AV 1. Mean Psychotic Symptoms by Frequency of Cannabis Use at 18, 21, and 25 Years (00:30)

Data from Fergusson et al9

Dr Murray: Yes. A 25-year longitudinal study9 that measured cannabis use and psychotic symptoms at 18, 21, and 25 years of age (N = 1,055) found that daily cannabis users at 18 and 21 had higher rates of psychotic symptoms than the nonusers at 25; however, psychotic symptoms were associated with subsequent lower cannabis consumption (AV 1). The data suggested that the direction of causality is from cannabis use to psychotic symptoms, but this does not mean that cannabis use is a necessary or single cause of schizophrenia.

Dr Green: It does appear that early cannabis use predisposes people to a greater risk for developing psychosis than does later use.10

More

Dr Murray: Chronically smoking marijuana in early adolescence is associated with a greater risk for psychosis. In another report of the Dunedin study,10 more than 90% of the 15-year-olds who used cannabis had not stopped by age 18. Other research11 suggests that white matter connectivity could be more affected depending on the age at which regular cannabis use begins.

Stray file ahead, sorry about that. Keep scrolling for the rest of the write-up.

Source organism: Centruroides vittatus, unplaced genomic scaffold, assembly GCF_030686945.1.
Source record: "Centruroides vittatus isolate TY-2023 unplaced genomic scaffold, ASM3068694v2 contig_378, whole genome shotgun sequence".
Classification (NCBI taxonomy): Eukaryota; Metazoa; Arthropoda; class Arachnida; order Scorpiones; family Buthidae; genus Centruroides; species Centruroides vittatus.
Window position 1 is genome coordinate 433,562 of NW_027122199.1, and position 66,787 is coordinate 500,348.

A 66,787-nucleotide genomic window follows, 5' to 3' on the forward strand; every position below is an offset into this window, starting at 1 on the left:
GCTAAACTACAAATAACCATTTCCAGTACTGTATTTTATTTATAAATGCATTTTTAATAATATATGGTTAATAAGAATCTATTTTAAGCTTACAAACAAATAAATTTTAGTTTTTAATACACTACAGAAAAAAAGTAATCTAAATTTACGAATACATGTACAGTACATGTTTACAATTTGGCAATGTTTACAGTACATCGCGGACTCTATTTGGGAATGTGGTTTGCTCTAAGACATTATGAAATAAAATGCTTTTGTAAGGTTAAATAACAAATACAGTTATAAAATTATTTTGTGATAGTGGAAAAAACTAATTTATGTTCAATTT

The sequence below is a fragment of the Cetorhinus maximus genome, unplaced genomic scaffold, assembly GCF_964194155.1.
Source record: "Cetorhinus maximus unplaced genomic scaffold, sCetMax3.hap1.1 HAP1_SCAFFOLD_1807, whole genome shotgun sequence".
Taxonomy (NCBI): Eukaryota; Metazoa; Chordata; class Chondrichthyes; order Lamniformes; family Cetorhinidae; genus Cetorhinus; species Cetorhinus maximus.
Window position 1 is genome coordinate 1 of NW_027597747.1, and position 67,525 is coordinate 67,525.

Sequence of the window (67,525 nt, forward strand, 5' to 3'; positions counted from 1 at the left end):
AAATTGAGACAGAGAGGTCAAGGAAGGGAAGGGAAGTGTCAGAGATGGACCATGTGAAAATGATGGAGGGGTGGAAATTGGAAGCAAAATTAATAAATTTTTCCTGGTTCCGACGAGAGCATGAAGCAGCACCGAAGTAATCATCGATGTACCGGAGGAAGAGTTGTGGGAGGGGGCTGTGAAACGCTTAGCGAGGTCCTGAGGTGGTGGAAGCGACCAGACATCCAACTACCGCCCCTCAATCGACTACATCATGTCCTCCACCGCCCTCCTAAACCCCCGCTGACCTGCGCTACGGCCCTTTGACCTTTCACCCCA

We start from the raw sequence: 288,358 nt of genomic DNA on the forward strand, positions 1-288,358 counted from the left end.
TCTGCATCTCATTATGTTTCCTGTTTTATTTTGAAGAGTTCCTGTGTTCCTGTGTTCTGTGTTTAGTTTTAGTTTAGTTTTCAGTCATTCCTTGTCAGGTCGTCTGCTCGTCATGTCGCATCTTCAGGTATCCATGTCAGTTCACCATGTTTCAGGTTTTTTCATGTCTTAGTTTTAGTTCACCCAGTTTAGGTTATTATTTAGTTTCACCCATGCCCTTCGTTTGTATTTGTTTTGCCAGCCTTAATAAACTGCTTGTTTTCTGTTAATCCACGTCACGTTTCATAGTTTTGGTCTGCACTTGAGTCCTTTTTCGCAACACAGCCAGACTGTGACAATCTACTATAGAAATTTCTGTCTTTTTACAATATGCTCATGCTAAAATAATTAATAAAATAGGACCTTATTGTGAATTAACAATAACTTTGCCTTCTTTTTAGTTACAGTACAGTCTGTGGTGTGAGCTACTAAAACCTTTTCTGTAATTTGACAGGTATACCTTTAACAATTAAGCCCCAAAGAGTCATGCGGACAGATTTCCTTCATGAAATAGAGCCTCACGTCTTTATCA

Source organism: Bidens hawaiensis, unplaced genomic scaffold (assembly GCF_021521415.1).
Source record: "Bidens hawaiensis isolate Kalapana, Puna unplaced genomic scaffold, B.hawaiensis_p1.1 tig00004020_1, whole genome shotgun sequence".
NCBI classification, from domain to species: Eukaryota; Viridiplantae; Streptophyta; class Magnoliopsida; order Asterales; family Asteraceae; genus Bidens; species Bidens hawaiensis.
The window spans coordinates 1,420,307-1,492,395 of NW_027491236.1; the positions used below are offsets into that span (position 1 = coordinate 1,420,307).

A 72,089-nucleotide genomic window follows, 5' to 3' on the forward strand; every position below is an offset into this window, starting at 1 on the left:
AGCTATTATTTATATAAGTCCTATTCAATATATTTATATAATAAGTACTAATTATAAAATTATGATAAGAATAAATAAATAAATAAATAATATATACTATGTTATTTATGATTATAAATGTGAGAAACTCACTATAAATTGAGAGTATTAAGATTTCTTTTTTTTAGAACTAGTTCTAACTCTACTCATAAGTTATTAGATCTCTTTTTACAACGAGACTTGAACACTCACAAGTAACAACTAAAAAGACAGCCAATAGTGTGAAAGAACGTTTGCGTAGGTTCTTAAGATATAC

How Does the Potency of Cannabis Affect the Risk for Schizophrenia?

AV 2. The Effects of THC on the Brain (00:32)

Abbreviations are defined before the References

Dr Murray: THC is the psychoactive chemical in marijuana (AV 2).12

Dr Green: And, the THC content of cannabis has increased over time (AV 3).13

Dr Murray: Potency depends on the type of cannabis and its percentages of THC and CBD. While THC may be the major ingredient that increases the risk for psychosis, CBD may have antipsychotic properties. In the UK in the 1990s, old-fashioned resin (or hashish) would have had about 3% to 4% each of THC and CBD, whereas the engineered plants like sinsemilla or ‘skunk,’ which became the most often used form of cannabis by 2008, have up to 18% THC and almost no CBD.14

Dr Green: The percentage of CBD that happens to be in the plant may change the way people react to it. The problem is that we do not know exactly what type of marijuana people are using.

AV 3. Mean Δ-9 THC Content by Cannabis Type (00:41)

Data from Mehmedic et al13
Abbreviations are defined before the References